Timbo’s ’64FL Panhead Part 3, Engine

After the engine was removed from the frame, I mounted it on an engine stand and clamped it to a work mate. This worked perfect, as I have limited working space due to all my daunting, ongoing projects.

I got lucky with this engine, as I later found out it had recently been rebuilt and had just .010 over in the bore. However, the rocker covers were both leaking and the front head gasket blew. This was a perfect time to for a complete top end job. I planned to replace all the old leaking OEM gaskets with state of the art new gaskets and seals, and check all the tolerances, while looking for any potential problems.

Tear down was straight forward, first I removed the carburetor, followed by the oil pump, gear drive housing, push rods, tappet blocks, rocker covers, heads and barrels. After the barrels have been removed, place a couple of shop towels around the connecting rods to keep debris from falling into the crankcase.

I carefully cleaned all old gasket material from all the mounting surfaces. I ended up using razor blades and plastic scrapers. Be careful not to gouge any mating surfaces as you scrap. Any abrasion could create a leak if the gouge is deep enough.

I also rebuilt the generator at this time, which included new brushes and a new paint job.


You can follow the generator instructions in the manual. It’s extensive and takes patience, but not overwhelming. I just hope it works, as a new costs around $400! Ouch! I also found “Rene “at National Starter in Lancaster, California. He Put the 6v through its paces to make sure we have a strong working unit, Thanks Rene!! The old mechanical voltage regulator was replaced with a new solid state unit and the OEM dual point circuit breaker was replaced with a state-of-the-art electronic dual contact unit from Quick Start 2000.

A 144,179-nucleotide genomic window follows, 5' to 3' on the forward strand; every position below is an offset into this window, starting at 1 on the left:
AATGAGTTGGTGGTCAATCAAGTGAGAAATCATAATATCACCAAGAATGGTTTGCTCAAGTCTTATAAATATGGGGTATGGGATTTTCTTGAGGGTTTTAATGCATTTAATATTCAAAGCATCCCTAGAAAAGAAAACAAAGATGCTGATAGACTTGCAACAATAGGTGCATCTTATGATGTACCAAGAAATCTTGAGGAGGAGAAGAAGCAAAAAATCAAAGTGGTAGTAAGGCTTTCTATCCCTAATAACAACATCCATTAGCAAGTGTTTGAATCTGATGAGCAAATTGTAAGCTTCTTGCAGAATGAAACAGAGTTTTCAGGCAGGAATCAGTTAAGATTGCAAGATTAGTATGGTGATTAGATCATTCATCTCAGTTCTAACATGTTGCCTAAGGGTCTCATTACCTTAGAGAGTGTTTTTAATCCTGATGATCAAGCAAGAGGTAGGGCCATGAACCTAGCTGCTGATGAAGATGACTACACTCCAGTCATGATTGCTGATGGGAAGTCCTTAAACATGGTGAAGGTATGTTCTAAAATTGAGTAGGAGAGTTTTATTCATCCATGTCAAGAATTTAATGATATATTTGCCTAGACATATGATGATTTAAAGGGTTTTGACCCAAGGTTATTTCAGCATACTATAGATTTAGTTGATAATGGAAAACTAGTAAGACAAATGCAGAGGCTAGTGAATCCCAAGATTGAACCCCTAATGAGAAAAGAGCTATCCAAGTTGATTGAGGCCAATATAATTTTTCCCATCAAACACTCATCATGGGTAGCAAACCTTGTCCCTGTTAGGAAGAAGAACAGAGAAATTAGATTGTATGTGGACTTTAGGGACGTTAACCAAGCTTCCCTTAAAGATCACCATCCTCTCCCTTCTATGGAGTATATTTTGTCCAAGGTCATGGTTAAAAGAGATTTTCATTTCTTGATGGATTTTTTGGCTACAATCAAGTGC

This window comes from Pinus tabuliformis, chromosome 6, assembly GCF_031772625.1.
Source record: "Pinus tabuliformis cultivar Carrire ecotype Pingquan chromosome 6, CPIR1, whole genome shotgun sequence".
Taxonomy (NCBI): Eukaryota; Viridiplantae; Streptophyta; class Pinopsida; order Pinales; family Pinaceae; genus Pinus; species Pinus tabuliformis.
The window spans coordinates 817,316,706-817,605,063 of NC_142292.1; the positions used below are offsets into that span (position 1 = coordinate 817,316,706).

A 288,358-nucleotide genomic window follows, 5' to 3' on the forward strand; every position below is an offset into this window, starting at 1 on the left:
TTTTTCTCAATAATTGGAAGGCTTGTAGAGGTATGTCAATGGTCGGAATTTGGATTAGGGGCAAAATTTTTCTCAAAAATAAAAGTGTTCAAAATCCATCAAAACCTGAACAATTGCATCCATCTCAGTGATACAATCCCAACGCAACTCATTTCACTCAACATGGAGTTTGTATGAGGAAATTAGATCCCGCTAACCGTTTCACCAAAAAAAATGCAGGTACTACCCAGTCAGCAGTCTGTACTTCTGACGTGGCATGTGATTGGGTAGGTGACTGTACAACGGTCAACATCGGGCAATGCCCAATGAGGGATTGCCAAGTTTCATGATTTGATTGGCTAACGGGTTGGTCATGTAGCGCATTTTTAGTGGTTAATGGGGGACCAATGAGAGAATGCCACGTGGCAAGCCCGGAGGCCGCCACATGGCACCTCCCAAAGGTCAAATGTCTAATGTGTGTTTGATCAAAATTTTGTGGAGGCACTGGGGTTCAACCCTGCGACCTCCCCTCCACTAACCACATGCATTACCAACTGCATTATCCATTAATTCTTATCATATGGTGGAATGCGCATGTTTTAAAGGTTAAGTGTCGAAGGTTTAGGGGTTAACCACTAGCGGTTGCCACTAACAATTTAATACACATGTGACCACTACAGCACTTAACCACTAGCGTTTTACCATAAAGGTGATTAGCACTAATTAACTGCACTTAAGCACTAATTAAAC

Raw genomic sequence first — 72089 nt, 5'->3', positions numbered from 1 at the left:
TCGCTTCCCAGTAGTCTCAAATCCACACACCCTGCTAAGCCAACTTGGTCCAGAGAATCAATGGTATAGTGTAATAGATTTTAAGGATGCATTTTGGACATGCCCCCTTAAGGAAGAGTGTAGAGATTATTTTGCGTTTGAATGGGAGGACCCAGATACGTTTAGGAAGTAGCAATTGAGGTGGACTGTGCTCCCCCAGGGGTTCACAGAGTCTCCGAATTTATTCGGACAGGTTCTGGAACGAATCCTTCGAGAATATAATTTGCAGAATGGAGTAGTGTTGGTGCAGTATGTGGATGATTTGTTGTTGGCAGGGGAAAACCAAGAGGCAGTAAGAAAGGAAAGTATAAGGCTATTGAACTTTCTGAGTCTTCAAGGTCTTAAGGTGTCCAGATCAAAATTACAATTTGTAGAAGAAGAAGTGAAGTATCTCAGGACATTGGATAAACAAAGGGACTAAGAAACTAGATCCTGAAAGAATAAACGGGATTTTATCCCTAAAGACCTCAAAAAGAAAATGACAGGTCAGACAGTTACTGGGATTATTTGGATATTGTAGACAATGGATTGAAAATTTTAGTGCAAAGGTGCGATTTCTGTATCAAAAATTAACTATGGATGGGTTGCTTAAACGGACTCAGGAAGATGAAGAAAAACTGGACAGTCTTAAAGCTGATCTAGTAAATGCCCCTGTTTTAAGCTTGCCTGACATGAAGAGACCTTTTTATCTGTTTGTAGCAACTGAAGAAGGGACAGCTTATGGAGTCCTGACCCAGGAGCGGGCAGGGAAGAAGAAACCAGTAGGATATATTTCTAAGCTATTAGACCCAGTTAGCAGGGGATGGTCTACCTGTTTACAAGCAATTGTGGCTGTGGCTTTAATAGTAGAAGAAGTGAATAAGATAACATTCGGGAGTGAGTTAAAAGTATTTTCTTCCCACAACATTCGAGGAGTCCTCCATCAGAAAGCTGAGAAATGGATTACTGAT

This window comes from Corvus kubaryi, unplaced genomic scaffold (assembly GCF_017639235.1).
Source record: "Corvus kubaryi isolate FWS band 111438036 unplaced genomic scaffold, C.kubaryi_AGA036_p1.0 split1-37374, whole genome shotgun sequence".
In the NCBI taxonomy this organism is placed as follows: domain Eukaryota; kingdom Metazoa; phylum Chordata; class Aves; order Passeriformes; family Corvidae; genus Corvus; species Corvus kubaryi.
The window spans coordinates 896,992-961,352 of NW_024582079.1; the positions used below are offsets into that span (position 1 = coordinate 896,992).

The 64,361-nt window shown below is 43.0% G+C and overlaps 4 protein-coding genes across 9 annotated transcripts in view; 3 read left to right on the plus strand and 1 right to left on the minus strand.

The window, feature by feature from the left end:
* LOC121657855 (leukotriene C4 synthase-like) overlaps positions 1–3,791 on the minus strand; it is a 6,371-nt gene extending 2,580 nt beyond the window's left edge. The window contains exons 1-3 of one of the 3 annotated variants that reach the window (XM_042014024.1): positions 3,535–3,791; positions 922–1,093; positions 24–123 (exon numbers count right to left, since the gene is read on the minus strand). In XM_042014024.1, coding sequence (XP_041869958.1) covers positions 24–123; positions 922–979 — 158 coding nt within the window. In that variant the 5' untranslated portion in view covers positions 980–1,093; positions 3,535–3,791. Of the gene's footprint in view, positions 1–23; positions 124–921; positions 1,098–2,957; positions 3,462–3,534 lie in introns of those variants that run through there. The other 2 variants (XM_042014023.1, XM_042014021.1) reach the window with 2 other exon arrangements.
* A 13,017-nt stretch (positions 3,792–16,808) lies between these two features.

Ed from Quick Start custom builds electronic circuit breakers specifically for vintage motorcycles, and he spilled a wealth of knowledge, always willing to help in any way he can, yea ED!!!!

Important note: Before restarting the bike, you need to flash the generator polarity. It’s simple, run a jumper from the positive battery pole to the term marked -A- on the generator, touch it for a second, and the polarity will be corrected.
Since the engine had been recently rebuilt, I took all the measurements for the fly wheel and connecting rods for clearance as specified in the manual, just to make sure all was within limits, and it’s right on, how lucky can I get?

So off to J&P Cycles again to order new rings, wrist pin bushings and all the required seals and gaskets. I also replaced the main drive seal on the left side of the crank case, it had been leaking bad.

Rebuilding the oil pump was a simple task, you can get the complete kit from J&P Cycle. The gear case cover was removed and the timing marks were checked for alignment.

With the gear case open, you can remove and clean the oil pump screen.

I removed the tappet blocks and tappets, cleaned them and miced them to see if they are within tolerance, they are. Be careful when reinstalling the tappets, they need to go in the same position (same hole) they came out of, with the oil passages near the rollers pointing inward (refer to manual). Failing to do this will cause the engine to seize, and we don’t need that.